Monday, July 31, 2017
Most horizontal photographs were taken with a medium-format Fuji GW690II camera, the square with a Rolleiflex 3.5E with Xenotar lens. The film was the long-discontinued Kodak Panatomic-X. These negatives were scanned on a Minolta Scan Multi medium format scanner using SilverFast Ai software. The photograph of Hitt Chapel is from Kodak BW400CN film and a 35mm Pentax Spotmatic Camera (purchased in 1971 and still in operation).
Tuesday, July 25, 2017
Webb is a small town on the Little Tallahatchee River southeast of Clarksdale and northwest of Grenada. You reach it by driving on US 49E and turning east on Hwy. 32, which is also Main Street in town.Preservation Mississippi that the historic railroad depot had been listed on the 2015 10 Most Endangered Historic Places in Mississippi list. According to the nomination:
The Webb Depot was built in 1909 by the Yazoo & Mississippi Valley Railroad as a combination passenger and freight depot. A central part of life in this small Delta town for decades, the station was the junction of two different railroads coming from three directions.
Privately owner, the Webb Depot is in stable condition but will require an extensive restoration to bring it back to life. Community activists in Webb would like to restore the building for use as a civic space, such as the Oxford Depot or the Martin and Sue King Railroad Heritage Museum, located in the historic depot in Celeveland.
|Early advertising, painted on the brick rather than a metal signboard.|
Color photographs are from a Fuji X-E1 digital camera. I took the black and white frames with a Honeywell Pentax Spotmatic camera, in the family since 1971 and recently restored and overhauled. I used Kodak BW400CN film, a black and white C-41-type of film (in other words, color print film but with monochrome dye only).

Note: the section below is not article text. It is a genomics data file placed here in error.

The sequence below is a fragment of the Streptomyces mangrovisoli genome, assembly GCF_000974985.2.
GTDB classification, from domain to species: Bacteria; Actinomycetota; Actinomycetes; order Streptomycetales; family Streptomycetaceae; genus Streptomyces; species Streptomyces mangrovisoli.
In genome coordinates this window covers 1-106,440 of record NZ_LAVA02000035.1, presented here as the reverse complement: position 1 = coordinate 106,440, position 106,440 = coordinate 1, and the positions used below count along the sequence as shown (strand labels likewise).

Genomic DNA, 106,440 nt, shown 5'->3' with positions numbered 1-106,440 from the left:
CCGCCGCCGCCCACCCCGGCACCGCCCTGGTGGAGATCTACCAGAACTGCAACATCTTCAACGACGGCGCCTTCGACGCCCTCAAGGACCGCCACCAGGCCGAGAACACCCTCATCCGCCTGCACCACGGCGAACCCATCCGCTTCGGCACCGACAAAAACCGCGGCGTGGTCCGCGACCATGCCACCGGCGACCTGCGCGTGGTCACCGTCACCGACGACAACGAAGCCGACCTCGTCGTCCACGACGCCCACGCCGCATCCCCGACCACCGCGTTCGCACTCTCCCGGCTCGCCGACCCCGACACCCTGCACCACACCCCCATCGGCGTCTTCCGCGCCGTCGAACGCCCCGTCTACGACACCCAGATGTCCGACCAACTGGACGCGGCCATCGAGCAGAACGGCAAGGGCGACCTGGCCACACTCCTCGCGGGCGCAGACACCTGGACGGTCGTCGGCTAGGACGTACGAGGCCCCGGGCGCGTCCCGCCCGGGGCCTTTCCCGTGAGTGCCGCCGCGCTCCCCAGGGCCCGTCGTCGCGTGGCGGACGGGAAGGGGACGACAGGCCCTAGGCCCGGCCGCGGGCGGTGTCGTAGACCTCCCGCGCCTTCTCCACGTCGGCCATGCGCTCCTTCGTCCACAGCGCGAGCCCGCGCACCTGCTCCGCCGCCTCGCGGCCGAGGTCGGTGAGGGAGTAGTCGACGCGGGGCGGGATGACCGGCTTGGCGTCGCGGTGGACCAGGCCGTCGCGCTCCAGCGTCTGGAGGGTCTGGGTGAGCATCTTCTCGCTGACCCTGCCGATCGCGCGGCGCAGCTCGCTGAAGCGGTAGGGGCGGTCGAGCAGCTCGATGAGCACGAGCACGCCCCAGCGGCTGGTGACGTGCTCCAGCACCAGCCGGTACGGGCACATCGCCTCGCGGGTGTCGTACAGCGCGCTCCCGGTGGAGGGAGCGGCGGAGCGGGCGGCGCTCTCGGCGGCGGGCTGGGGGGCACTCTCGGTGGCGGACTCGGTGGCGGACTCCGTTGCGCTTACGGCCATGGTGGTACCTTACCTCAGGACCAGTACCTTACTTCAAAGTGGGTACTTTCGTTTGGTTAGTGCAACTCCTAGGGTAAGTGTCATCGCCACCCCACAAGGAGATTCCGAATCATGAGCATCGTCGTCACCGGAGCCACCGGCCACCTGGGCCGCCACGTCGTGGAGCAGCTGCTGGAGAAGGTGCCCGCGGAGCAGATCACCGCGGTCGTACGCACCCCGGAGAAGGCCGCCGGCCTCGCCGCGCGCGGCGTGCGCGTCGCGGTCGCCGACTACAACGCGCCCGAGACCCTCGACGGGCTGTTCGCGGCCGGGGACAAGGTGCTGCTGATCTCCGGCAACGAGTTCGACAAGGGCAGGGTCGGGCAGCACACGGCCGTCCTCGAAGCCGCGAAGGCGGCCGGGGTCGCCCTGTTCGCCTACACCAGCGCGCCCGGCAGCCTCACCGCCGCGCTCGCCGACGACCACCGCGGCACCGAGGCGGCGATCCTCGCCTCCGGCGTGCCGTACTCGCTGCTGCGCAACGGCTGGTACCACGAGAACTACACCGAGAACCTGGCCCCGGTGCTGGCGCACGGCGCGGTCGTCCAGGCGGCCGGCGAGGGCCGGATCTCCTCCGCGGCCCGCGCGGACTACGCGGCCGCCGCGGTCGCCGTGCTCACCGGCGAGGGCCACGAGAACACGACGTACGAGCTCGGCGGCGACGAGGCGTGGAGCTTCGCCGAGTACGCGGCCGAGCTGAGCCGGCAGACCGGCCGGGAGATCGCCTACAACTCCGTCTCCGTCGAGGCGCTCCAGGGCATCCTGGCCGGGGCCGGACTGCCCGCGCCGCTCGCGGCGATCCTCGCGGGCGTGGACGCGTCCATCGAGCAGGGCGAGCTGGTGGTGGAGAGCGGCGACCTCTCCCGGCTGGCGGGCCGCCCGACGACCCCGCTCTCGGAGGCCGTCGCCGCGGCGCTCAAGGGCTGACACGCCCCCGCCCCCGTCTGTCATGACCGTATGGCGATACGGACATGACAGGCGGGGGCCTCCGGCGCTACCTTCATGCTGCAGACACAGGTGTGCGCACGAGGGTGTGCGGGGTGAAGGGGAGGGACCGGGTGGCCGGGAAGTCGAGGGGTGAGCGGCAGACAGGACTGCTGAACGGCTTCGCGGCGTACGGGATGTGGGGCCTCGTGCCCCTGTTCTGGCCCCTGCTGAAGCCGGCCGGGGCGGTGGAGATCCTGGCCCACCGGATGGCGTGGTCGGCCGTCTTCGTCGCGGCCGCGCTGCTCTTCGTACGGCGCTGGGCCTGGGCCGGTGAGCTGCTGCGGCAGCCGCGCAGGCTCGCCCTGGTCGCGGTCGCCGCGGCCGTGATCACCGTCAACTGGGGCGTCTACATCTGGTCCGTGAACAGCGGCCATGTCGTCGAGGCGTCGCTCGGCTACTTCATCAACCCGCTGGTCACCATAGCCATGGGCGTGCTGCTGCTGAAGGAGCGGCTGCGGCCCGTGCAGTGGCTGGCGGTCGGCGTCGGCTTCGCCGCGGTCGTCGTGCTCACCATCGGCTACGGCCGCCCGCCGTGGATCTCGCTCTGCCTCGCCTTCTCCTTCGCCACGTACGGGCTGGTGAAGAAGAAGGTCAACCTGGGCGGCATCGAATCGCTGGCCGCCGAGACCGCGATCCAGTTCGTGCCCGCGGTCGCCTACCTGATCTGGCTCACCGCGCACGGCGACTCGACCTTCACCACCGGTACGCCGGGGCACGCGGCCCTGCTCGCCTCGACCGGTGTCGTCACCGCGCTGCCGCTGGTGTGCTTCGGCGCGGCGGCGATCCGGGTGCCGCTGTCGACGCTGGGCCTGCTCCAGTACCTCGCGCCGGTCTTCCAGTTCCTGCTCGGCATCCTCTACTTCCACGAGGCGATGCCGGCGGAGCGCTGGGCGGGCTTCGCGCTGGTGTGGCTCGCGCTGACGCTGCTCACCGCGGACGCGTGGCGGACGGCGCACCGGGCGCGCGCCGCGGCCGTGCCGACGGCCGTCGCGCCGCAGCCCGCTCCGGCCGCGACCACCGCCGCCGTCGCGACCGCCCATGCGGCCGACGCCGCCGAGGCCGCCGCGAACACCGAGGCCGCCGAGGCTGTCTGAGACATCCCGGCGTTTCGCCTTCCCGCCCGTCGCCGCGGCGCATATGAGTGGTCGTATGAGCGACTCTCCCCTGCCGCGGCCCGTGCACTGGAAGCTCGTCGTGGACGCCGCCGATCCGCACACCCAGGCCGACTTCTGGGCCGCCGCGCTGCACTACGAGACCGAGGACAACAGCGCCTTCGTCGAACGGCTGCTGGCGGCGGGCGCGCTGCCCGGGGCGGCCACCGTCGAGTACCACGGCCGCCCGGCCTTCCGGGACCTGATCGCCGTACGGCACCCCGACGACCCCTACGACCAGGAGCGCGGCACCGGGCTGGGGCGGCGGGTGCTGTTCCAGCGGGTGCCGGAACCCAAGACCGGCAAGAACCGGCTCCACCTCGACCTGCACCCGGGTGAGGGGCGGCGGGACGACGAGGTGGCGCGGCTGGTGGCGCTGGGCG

Wednesday, July 19, 2017
Photographs taken on Kodak Tri-X 400 film with a 1971-vintage Honeywell Pentax Spotmatic camera and 35mm ƒ/3.5 Super-Takumar lens (a superb little optic). I developed the film in Kodak HC-110 developer. This 35mm lens flares at the bare light bulbs, but I rather like the effect. A thin emulsion film may exhibit less of this flare. I scanned the negatives with a Plustek 7600Ai film scanner operated by Silverfast Ai software.
Thursday, July 13, 2017
|Mississippi 18 No. 4, entering Hermanville|
The 2017 photographs were taken with a Rolleiflex 3.5E with Schneider Xenotar lens using Kodak Panatomic-X film. I used orange or polarizer filters on some frames.
Monday, July 10, 2017
|9-track tapes used with older VAX-VMS computer systems. For decades. this is how you sent data to other scientists. You have seen tape reels like this in news articles of the Gemini and Apollo space missions.|
|We still used these sturdy analogue telephones. The wheel on the right is a Kodak Carousel slide tray.|
|The manuals on the table are for Microstation software. In the 1990s, Microstation made you buy proprietary workstations to run their software - at extortionist prices, of course.|
|A particle-board ersatz wood-grain computer station. Furniture at its best.|
|Good debris on another example of particle-board furniture. Definitely not worth moving.|
|That was a good Scotch tape dispenser!|
|More of the Microstation manuals and the proprietary Microstation keyboard. This software was used for bathymetry charts and analysis of sounding data.|
|Trash is often interesting. Here we have Polaroid instant 35mm film and boxes of diskettes.|
|Finally, a sad plant. "Take me with you!"|